The Hebrew Mamita
You’ve got to feel a certain affectionate respect for Vanessa Hidary when she pours out her “Hebrew Mamita” at Russell Simon’s Def’ Poetry, I am on HBO. She’s out there, a multicultural Jewish girl from Manhattan’s Upper West Side, demanding the largely black and Latino audience, “What does Jewish look like to you? Should I fiddle on a fuckin‘ roof for you?” Then she sings:
I’m the Hebrew Mamita/ Long-lost daughter of Abraham and Sarah/ The sexy, Oy Veying, matzoh-eating, Chutzpah-having, non-cheaping, non-conspiricizing/Always questioning, hip-hop listening, Torah scroll reading, all-people loving/ Pride-filled Jewish girl!
Hidary’s one-woman spoken-word performance, Culture Bandit, mounted this spring at New York’s East Village Nuyorican Poets Cafe and the Los Angeles Women’s Theatre Festival, opens with the violin strains of “Fiddler on the Roof,” then morphs into hip-hop and climaxes with outrage at anti-Semitism and racism. This is her coming-of-age story—gobbling up Hispanic and black culture as a high school student in the 1980s, innocently hanging out with her Puerto Rican girlfriend and black boyfriend until he started wearing a leather pendant in the shape of the African continent and told her she was no longer wanted. As far as both blacks and whites were concerned, she was the “race traitor/race invader,”
“1988—can things get any more complicated?” she asks as a track from Spike Lee’s” Jungle Fever” movie starts playing. The blacks in the audience at the Nuyorican Poets Cafe laugh.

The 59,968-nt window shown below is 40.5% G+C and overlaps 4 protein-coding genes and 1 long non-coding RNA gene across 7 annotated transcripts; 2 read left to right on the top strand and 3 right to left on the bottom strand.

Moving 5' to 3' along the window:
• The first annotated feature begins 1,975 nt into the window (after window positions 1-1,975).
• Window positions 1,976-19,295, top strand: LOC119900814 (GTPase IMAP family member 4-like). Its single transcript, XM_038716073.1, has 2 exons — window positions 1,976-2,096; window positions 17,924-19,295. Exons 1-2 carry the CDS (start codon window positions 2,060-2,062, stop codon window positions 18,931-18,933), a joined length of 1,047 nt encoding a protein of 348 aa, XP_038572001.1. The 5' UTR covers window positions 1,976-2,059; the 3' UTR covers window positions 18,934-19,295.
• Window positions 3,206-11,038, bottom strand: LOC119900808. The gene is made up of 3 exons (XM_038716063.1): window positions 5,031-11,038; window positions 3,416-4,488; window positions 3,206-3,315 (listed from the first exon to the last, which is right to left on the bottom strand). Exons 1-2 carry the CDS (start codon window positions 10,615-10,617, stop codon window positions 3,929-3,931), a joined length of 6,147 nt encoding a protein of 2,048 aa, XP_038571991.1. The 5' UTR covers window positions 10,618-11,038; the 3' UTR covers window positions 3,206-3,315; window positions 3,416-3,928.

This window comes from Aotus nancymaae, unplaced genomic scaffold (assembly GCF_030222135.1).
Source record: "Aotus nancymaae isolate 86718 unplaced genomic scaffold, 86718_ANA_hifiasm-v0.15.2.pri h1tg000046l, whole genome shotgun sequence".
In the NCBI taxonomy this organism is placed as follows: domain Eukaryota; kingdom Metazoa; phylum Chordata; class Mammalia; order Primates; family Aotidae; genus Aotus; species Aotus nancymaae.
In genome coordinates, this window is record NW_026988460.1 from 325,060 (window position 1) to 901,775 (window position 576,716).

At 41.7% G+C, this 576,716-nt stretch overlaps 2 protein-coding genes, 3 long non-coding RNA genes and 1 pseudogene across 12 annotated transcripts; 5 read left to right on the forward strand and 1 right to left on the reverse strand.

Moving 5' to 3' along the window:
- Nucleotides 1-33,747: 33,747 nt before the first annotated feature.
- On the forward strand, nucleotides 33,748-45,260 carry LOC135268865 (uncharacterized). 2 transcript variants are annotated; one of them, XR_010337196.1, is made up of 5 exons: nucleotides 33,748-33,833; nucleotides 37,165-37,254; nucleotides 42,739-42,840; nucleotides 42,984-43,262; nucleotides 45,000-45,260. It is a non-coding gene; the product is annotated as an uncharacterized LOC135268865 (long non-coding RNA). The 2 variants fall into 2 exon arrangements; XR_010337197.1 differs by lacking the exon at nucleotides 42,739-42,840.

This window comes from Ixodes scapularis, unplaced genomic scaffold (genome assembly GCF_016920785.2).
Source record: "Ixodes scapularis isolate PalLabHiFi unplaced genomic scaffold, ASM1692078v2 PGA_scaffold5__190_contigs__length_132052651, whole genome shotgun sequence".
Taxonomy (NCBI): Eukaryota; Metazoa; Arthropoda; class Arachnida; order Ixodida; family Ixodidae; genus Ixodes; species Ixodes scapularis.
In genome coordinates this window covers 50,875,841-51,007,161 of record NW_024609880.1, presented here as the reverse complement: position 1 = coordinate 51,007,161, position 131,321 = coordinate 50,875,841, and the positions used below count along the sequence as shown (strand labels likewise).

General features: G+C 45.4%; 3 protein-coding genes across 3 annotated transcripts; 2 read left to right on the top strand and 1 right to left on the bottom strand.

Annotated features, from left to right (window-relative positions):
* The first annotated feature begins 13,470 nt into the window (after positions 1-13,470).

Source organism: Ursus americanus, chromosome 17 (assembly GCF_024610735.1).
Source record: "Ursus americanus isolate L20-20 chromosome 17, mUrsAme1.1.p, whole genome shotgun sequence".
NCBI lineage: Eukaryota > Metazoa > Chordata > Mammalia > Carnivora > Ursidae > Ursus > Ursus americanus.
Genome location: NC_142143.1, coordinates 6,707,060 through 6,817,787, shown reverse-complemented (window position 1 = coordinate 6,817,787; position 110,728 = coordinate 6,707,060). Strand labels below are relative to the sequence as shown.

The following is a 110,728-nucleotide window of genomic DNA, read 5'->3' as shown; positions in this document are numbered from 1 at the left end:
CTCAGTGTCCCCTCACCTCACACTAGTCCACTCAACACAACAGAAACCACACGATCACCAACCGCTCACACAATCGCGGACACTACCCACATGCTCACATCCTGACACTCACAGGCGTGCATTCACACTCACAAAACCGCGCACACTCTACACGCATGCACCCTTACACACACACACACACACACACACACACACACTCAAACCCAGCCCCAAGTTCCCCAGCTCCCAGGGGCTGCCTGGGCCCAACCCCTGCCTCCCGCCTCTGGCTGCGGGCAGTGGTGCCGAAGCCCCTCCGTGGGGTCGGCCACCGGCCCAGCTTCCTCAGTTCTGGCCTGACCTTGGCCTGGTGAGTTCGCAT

Although Hidary draws on cliches of Eastern European Judaism and attended Hebrew school at Reconstructionist. Judaism’s Society for the Advancement of Judaism, her mother’s family is Syrian, She grew up with the affectionate nickname of ketta bu jeh (Arabic for “little cookie”), Hidary is her mother’s original name. She considers herself a cultural Jew, and for now, she’s keeping the Jewish message culturally simple. “It’s too confusing to explain,” she says. “I‘ve chosen right now just to tackle the Jewish thing in general, trying to do some healing with the communities.”
Hidary wrote Culture Bandit when she couldn’t find satisfying audition material. Now it’s been optioned for a screenplay. “I don’t know what else I care so passionately about,” she says.
She’s performing her one-woman show on college campuses. She says she is gratified to see Jewish students so excited, hearing a Jewish voice in a cool hip-hop environment.
Vanessa Hidary’s spoken-word CD sampler, which includes “Hebrew Mamita” and three other pieces, is available by e-mail from Vjavaqueen@nyc.rr.com. Her website is www.hebrewmamita.com.